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Entertainment behind the scenes

Hollywood’s Golden Oscar moment, or one long bathroom break?


The Academy of Motion Picture Arts and Sciences is giving the Oscars a makeover for 2009, doubling the number of Best Picture nominees to ten and relegating its honorary Governors Awards to a separate non-televised ceremony that took place Saturday night. Lauren Bacall with Roger Corman, Nov 14, 2009

Lauren Bacall, Roger Corman receive awards

Part of the idea behind separating the Governors Awards, generally given for career and industry achievement, from the gala Oscars that will take place in March is to cut a slow-moving segment from the broadcast during which many viewers get up from the couch to use the bathroom, make popcorn or turn off the show altogether. The Academy’s Governors say it’s also about dedicating more time to the honorees rather than rushing them through the show in a few minutes — especially when, as with Lauren Bacall on Saturday,  it’s a case of a movie legend getting a long-awaited first Oscar.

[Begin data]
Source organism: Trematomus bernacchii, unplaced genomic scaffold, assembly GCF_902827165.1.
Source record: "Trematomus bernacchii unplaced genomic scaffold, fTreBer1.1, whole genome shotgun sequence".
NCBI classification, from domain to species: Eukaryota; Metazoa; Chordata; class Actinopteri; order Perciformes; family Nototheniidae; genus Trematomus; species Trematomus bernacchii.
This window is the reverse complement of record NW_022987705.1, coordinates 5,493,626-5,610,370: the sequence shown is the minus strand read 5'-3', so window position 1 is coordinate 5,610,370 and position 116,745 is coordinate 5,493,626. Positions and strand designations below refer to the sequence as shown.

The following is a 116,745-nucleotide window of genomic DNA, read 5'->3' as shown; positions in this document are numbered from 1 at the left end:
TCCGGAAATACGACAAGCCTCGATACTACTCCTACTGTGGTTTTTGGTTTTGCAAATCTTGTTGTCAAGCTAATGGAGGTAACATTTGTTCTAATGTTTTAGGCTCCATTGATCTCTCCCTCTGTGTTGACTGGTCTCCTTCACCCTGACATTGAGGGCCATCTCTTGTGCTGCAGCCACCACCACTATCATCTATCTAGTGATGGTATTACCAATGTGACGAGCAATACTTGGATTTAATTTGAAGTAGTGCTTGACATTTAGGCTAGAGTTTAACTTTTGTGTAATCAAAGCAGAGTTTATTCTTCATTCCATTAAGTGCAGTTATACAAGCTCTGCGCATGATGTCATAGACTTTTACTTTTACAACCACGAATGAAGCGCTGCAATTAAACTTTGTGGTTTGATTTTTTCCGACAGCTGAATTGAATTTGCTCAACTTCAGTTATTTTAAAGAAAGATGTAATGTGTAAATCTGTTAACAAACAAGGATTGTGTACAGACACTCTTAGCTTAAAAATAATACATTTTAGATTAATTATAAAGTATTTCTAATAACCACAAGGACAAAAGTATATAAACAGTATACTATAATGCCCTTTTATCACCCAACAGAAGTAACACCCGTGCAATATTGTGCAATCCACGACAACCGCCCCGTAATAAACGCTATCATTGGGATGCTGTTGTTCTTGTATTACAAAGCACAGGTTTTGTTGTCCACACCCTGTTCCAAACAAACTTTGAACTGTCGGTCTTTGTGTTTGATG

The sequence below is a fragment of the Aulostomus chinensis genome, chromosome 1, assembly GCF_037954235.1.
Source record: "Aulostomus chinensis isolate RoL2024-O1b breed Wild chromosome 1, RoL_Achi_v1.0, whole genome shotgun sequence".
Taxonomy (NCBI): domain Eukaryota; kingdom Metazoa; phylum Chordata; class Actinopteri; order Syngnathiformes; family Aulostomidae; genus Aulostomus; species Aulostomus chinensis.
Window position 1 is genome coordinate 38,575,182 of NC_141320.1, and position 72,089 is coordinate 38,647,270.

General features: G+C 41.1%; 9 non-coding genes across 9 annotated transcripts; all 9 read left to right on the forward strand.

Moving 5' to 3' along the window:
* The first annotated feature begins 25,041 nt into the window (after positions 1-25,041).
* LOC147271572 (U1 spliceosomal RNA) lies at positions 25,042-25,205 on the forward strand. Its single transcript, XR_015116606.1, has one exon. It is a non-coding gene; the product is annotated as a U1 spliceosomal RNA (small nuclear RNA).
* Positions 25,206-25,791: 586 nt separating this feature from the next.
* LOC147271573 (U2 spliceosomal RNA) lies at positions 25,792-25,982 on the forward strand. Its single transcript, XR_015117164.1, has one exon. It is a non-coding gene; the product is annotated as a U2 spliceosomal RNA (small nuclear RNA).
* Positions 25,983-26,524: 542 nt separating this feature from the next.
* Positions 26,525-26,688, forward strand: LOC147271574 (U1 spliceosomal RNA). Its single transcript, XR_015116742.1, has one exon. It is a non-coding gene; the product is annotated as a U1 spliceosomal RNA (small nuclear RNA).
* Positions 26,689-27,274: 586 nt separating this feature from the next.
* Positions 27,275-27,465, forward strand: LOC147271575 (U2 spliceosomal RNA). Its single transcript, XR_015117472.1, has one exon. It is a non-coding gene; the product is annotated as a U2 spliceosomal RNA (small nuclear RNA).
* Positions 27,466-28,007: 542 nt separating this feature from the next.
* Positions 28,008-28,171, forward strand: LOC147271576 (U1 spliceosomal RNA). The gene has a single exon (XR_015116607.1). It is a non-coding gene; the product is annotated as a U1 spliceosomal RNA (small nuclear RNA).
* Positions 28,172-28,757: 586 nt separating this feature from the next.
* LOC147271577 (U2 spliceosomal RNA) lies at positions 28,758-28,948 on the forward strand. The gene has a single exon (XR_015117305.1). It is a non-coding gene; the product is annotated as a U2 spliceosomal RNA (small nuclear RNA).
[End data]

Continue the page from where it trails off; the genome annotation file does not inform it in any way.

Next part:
Listening to Hollywood oldies like Bacall and Kirk Douglas recount stories from the Golden Years of Tinseltown is priceless for those that grew up watching their movies but increasingly lacks relevance for Twitter-age youngsters with a short attention span — hence the bathroom break.

Many at Saturday’s dinner liked the change. Producer Norman Jewison said the lack of TV cameras was great. Warren Beatty relished being able to talk freely without worrying whether there were 36.5 million or only 29.2 million people watching.

Tom Hanks gives good guys a voice, but can he be bad?


tom-hanks.jpgTom Hanks will become the third American-born male actor in the past decade to be honored at the Film Society of Lincoln Center’s annual Gala Tribute in New York next April. The two-time Academy Award winner is praised by the event’s director Kent Jones for for being able “to make the struggle and drama of being a good man compelling.”

Hanks will follow in the footsteps of Al Pacino in 2000 and Dustin Hoffman in 2005 when he receives the tribute. The Gala Tribute dates back to 1972 when Charles Chaplin was brought back to the United States, and celebrates actors and filmmakers who have ”defined the method by which movies are made and seen, and advanced the understanding of cinema as an art form.”